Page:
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What Had Happened Was

What Had Happened Was: 6/9/16

Flukes in the Finals, Kanye’s Dream Team and Dray looking like a substitute teacher


If you feel like this NBA postseason has been littered with blowouts and bad games, well, your eyes ain’t lying to you. Our man, Tom Haberstroh, pointed out that Wednesday night marked the 10th game this postseason with a margin of 30 or more. The previous three postseasons combined had just 10.

Here’s the thing about Wednesday night, though: It was one of the flukiest games this entire postseason. Not to rain on LeBron James’ great night — seriously, that dunk he had was ridiculous — but this game wasn’t about adjustments the Cleveland Cavaliers made or anything that will roll over into future games this series. Let Cavs head coach Tyronn Lue tell it — the Cavaliers won Wednesday night because they were tough and physical. Nah. This is why they won Wednesday night, courtesy of Fox Sports’ Dieter Kurtenbach:

Yeah. Good luck with that continuing. The Cavaliers game plan wasn’t so much to push the pace like they had promised and it wasn’t even to body up the Golden State Warriors defensively. The switch in Wednesday night from the others was simpler: The Cavaliers hit a bunch of jumpers they don’t usually hit and the Warriors missed a lot of wide-open shots. That’ll happen once in a while. But it’s a cheap Band-Aid on a gushing Cavaliers wound that is about to spill out everywhere. Just ask Warriors head coach Steve Kerr and guard Klay Thompson.


Who did it worse, y’all?

Snoop Doggy Dogg:

Or 50 Cent:

We think 50 Cent is still firmly in first place in this category.


Sometimes this section writes itself. Case and point, the way the Cavaliers played after Chance The Rapper tweeted at LeBron James & Co.

Cleveland’s Iman Shumpert blocked his own blessings, but Kyrie Irving and James took full advantage.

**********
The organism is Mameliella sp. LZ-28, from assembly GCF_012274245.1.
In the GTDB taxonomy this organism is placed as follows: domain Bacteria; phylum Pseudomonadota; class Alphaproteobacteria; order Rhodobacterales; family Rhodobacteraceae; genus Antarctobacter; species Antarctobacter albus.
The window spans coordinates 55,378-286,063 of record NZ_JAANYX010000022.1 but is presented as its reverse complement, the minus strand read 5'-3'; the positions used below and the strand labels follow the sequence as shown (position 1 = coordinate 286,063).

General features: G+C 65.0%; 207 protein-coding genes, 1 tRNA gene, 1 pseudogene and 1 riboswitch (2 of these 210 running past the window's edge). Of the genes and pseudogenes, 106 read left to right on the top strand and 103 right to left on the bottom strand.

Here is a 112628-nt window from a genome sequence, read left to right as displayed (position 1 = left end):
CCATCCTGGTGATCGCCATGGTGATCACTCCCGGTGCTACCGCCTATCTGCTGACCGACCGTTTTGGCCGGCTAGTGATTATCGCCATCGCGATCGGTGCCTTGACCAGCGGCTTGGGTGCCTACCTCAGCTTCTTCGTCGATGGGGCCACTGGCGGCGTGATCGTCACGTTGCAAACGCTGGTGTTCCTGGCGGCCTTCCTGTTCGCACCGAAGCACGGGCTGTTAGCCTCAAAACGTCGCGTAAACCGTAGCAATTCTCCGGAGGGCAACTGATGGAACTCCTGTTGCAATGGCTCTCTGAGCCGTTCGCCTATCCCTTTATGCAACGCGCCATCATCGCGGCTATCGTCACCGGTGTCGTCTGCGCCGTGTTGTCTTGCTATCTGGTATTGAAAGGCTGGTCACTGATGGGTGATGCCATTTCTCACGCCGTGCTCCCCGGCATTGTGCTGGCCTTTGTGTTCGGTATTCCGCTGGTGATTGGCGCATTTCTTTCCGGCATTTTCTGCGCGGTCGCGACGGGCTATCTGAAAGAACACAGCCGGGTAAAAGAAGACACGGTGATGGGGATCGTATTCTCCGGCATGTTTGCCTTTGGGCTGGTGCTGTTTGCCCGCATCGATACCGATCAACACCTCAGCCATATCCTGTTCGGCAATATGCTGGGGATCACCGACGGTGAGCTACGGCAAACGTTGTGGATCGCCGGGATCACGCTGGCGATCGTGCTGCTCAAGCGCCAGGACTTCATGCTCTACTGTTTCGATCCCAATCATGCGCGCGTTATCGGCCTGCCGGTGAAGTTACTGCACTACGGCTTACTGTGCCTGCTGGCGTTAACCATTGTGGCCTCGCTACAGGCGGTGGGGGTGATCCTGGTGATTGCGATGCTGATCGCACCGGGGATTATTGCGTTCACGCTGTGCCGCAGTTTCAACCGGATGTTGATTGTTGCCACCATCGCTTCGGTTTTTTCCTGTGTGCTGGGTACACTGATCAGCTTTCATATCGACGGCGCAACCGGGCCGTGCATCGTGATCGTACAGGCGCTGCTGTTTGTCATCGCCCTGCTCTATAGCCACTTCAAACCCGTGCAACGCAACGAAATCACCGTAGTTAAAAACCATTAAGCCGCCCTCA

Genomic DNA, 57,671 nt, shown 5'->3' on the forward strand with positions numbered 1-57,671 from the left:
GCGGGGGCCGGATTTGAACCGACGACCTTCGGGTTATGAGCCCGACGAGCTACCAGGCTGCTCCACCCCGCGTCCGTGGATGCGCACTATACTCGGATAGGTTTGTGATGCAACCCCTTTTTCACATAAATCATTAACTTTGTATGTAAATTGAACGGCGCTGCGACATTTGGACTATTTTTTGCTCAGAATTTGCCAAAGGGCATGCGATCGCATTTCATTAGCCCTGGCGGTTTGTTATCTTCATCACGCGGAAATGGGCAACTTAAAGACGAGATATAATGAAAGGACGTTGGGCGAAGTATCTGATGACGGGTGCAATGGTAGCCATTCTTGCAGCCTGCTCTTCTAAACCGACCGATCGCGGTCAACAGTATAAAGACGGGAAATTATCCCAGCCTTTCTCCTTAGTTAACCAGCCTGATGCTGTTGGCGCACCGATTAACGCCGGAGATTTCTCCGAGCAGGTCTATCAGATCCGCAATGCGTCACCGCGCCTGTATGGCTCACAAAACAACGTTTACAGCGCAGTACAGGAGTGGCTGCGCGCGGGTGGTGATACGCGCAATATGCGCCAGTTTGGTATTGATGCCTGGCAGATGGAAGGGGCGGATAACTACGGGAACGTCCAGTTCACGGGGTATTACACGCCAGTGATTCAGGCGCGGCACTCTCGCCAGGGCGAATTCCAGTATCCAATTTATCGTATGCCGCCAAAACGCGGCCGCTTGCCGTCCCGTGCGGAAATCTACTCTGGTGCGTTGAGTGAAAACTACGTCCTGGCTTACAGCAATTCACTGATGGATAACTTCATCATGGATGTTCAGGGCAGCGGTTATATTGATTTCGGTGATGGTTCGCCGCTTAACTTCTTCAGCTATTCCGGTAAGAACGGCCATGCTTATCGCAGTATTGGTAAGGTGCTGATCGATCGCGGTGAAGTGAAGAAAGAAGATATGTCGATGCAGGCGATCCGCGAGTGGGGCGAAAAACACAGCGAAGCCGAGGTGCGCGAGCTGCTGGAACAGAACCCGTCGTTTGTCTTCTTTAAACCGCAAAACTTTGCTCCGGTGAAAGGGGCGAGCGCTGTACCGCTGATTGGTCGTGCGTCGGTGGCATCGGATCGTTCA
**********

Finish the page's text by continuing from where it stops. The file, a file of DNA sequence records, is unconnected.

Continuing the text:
Diversity doesn’t look like it’ll get any less white or male with the upcoming season of network TV.

Auntie Yonce and Uncle Jay were picking on poor Chancellor.

The National Cathedral is removing the Confederate flag from its stained glass. We thank God for progress.

G.O.O.D. Music got us out the way with Champions.

In case anyone forgot, not all women got the right to vote 96 years ago as CNN tweeted out. Native American women gained it in 1924, Asian women in 1952 and black women in 1964. Stay woke.


Every morning we’ll hit you here with the best of what we saw on social media the previous night. Why? Why not?





Our brother Brando Simeo Starkey penned a column on the importance of not allowing folks to turn Muhammad Ali into a cuddly little teddy bear for their own purposes. It wasn’t what the man was or wanted to be:

Ali, however, never abandoned his biting critique of American racism and bigotry, never betrayed his understanding of the carnage white supremacy and colonialism had wrought on people of color, never allowed to slide the obligations the country had to heal those wounds. Ali, instead, just simply no longer indicted all white people as belonging to an inherently evil race. Yet, as Louis Moore, a professor of history at Grand Valley State University, notes, Ali leaving the Nation of Islam “lets people off the hook, but he’s still pro-justice and that never changes.” Folk can appreciate Ali for his charisma or his pugilistic greatness, but his anti-racist and anti-militarism ideals were essential to who he was and why he matters so much. We mustn’t allow that to be expunged from his record.


Ryan Cortes is a staff writer for The Undefeated. Lemon pepper his wings.

Rhiannon Walker is an associate editor at The Undefeated. She is a drinker of Sassy Cow Creamery chocolate milk, an owner of an extensive Disney VHS collection, and she might have a heart attack if Frank Ocean doesn't drop his second album.

Kofie Yeboah asks for Sweet Tea at every restaurant and recites approximately 2.5 Spongebob lines per hour.